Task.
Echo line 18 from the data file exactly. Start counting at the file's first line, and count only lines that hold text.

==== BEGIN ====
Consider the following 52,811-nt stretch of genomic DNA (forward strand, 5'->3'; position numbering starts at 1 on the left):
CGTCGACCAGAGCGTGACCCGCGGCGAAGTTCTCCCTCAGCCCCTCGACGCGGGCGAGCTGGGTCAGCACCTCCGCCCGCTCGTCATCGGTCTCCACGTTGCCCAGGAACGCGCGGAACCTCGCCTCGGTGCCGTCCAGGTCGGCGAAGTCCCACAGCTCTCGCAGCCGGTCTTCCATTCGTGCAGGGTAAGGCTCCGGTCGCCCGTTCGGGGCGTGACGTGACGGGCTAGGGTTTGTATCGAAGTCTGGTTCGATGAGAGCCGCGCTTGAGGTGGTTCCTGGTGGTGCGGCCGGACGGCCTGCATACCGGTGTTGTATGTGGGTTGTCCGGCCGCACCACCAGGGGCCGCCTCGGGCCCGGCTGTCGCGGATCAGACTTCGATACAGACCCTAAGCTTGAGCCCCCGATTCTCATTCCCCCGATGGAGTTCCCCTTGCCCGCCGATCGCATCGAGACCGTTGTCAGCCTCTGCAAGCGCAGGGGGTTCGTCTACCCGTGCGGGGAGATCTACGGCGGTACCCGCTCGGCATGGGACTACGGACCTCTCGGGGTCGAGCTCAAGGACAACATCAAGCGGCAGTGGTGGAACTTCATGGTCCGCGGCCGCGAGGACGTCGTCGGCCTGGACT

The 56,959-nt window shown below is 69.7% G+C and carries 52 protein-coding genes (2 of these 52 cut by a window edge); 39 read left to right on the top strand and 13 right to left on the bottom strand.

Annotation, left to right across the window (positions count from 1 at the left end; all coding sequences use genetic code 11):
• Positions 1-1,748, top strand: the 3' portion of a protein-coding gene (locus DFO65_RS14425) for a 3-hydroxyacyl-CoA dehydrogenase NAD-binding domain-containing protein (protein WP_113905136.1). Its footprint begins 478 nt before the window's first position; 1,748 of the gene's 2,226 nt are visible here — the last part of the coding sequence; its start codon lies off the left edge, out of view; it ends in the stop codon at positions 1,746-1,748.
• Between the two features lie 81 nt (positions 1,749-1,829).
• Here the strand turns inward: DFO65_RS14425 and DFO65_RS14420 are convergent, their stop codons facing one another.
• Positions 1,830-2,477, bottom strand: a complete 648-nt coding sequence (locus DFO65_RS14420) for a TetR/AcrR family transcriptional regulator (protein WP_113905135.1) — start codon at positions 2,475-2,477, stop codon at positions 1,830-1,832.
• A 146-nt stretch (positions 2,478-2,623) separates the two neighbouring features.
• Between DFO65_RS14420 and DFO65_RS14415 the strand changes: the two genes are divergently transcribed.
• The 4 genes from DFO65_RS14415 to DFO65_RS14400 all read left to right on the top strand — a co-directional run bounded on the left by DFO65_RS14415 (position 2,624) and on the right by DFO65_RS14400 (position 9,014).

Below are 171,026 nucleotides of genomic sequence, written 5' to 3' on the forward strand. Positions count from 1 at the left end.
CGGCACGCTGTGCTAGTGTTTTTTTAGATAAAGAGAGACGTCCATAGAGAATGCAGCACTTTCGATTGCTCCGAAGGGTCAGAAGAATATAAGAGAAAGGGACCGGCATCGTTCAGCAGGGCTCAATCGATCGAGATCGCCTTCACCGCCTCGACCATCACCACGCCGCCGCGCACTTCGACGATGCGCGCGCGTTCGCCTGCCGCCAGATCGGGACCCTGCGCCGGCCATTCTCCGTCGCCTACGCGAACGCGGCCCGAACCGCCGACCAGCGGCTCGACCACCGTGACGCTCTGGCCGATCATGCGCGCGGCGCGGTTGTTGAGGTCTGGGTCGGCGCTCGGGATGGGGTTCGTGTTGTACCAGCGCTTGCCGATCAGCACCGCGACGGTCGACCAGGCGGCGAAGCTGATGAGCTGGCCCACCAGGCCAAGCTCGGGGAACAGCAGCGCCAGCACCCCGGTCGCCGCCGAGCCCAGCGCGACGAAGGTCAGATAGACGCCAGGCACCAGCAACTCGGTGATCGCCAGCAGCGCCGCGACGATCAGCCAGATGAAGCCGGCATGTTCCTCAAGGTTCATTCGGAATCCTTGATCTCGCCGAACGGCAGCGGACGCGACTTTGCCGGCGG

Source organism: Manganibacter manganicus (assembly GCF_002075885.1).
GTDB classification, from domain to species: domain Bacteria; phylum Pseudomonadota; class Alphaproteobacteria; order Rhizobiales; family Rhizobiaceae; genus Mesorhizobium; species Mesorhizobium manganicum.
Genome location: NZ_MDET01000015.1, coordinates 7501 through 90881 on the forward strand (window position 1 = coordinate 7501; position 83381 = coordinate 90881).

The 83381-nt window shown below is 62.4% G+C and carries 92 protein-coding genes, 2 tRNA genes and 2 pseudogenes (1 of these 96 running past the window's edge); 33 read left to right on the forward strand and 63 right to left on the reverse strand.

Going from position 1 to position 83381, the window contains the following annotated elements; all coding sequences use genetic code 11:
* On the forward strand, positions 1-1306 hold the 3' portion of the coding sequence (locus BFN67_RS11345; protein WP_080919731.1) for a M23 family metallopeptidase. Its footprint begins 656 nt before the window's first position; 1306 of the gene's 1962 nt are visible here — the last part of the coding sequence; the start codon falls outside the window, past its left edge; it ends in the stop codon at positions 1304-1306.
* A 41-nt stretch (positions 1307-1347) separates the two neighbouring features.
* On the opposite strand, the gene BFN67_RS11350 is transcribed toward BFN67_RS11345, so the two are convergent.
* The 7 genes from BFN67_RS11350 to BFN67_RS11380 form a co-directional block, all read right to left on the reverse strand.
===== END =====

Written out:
Going from position 1 to position 83381, the window contains the following annotated elements; all coding sequences use genetic code 11: